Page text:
A more lurid and disturbing example is the theme of sexual exploitation under slavery that runs throughout Faulkner’s work. The rape of enslaved women by their masters, rapes that frequently resulted in children who were themselves enslaved, was a fact of everyday life in the antebellum South—Faulkner’s own great-grandfather is believed to have fathered a child in this fashion—but one that “plantation fiction” discreetly elided. Faulkner, by contrast, made these atrocities central to the plots of books like Absalom, Absalom! and Go Down, Moses, both of which explore “shadow families.” In Go Down, Moses, a man named Ike McCaslin reads through the ledgers of his family’s plantation going back decades and pieces together that his grandfather, Carothers McCaslin, impregnated an enslaved woman named Tomey. But the crime was still more heinous, he learns, as Tomey was herself Carothers’s child, born to another enslaved woman named Eunice: In other words, he has raped his own daughter. (Eunice, Ike deduces, drowned herself in a creek shortly thereafter.) Carothers, whom Ike had always idolized, is now “an evil and unregenerate old man who could summon, because she was his property, a human being because she was old enough and female … and get a child on her and then dismiss her because she was of an inferior race.” Learning this, Ike is overcome by remorse and refuses his inheritance, righteously denouncing “that whole edifice intricate and complex and founded upon injustice and erected by ruthless rapacity and carried on even yet with at times downright savagery.”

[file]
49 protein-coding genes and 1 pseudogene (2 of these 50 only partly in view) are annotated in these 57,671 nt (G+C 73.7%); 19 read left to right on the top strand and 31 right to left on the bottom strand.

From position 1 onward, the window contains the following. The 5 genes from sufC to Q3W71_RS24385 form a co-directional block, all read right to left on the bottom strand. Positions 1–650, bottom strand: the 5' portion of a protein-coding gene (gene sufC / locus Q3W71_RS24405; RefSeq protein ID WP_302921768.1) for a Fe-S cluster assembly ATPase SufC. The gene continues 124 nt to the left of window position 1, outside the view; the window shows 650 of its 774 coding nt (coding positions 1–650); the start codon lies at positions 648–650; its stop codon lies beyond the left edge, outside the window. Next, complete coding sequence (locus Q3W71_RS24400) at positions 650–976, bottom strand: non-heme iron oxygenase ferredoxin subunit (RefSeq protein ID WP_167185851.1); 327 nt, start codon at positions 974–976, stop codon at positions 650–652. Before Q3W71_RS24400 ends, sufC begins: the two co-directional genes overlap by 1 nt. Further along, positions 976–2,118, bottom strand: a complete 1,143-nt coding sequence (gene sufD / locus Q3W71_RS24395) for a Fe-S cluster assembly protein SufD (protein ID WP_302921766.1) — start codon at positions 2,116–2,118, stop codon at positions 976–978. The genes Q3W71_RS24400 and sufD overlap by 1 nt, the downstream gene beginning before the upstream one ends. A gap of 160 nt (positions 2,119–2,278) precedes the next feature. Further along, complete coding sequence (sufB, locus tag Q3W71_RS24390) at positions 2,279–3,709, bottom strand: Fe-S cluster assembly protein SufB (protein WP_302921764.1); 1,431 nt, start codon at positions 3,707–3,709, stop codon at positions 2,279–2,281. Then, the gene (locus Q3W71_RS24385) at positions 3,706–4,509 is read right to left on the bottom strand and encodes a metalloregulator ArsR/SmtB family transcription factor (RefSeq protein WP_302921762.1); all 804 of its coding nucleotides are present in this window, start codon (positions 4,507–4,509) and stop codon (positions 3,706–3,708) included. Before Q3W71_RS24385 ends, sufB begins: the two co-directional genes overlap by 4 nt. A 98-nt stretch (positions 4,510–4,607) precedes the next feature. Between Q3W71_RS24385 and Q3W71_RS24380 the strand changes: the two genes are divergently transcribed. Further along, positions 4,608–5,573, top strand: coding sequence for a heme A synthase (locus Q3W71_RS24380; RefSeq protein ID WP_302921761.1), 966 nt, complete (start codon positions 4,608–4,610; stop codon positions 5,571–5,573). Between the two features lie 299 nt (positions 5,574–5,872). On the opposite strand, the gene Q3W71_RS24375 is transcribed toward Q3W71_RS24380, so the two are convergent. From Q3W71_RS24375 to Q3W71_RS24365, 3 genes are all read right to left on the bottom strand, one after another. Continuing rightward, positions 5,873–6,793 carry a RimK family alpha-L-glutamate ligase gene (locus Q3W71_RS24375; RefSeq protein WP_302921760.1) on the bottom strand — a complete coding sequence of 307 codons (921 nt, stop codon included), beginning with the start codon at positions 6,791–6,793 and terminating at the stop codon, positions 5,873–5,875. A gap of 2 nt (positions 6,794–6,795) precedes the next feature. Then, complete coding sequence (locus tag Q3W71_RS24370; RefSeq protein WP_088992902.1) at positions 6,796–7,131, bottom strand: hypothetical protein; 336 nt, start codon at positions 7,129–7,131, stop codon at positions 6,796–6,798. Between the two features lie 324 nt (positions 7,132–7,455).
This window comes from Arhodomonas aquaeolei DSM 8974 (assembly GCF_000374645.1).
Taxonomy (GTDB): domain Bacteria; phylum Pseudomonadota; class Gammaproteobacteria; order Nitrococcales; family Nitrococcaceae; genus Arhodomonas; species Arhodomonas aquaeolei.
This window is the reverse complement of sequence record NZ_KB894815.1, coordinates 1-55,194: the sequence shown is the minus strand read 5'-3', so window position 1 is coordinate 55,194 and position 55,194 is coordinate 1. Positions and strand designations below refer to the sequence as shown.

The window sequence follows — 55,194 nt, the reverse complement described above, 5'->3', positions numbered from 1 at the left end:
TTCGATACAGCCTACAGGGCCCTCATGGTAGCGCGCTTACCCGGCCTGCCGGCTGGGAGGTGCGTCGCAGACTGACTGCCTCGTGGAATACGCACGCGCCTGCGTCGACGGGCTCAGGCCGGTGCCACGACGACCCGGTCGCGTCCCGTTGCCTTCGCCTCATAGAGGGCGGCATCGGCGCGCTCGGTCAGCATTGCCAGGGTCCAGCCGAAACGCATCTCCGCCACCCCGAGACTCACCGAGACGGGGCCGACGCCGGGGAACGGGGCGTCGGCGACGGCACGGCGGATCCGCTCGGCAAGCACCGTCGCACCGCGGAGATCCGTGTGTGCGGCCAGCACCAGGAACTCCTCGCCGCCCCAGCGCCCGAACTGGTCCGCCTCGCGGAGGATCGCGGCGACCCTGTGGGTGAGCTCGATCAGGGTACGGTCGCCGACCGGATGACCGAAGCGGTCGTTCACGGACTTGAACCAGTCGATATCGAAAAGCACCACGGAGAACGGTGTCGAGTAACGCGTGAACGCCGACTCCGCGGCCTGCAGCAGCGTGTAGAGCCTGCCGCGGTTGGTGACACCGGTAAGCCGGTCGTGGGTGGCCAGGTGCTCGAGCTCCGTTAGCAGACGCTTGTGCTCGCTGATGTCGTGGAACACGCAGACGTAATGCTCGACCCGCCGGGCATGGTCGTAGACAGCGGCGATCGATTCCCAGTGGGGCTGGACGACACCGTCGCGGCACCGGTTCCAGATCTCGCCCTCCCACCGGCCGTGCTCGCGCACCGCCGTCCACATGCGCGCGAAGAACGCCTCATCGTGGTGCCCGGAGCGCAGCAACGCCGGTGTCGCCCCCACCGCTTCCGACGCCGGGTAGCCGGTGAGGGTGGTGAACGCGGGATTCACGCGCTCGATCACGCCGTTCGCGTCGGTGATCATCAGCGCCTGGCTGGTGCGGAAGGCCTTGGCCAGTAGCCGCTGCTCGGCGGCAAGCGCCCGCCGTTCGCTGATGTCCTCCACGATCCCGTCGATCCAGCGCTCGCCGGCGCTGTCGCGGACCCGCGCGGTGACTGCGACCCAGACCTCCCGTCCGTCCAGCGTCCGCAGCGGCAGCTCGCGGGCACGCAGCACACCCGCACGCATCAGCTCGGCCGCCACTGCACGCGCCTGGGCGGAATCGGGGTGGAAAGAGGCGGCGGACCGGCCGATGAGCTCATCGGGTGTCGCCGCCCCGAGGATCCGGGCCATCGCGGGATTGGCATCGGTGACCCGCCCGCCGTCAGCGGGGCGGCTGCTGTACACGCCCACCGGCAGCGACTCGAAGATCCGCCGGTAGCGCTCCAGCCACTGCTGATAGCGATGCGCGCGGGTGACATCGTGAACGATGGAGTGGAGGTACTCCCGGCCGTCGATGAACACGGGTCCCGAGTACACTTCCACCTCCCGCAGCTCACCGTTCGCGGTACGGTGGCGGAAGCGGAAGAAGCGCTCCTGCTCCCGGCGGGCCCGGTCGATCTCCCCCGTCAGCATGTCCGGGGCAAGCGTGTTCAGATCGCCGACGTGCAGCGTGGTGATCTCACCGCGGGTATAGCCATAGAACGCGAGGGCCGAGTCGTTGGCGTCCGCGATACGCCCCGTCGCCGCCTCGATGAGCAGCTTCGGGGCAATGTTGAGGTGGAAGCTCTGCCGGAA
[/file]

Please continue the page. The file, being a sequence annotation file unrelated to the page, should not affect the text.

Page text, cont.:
Gorra thinks Faulkner was brave for confronting these things; he commends him for exposing the Old South’s hypocrisy and refusing the New South’s amnesia. Yet it must be said that what most horrifies Ike—and arguably his creator as well—is not the violation of enslaved women’s consent but the contamination of the family bloodline. Toward the end of Go Down, Moses, Ike, now past 70, himself spurns a mixed-race relative who has come to him for help. Gorra sees this as a regression: “Ike has lived in Mississippi too long.” He doesn’t see the continuities between “this old man” and “the young one hunched over those ledgers.” But is Ike’s behavior really so inconsistent? Faulkner never gives us a sense that Ike acts out of empathy for Tomey and Eunice, or a genuine desire to redress injustice against them. He simply wants to escape the taint of sin, both moral and genetic.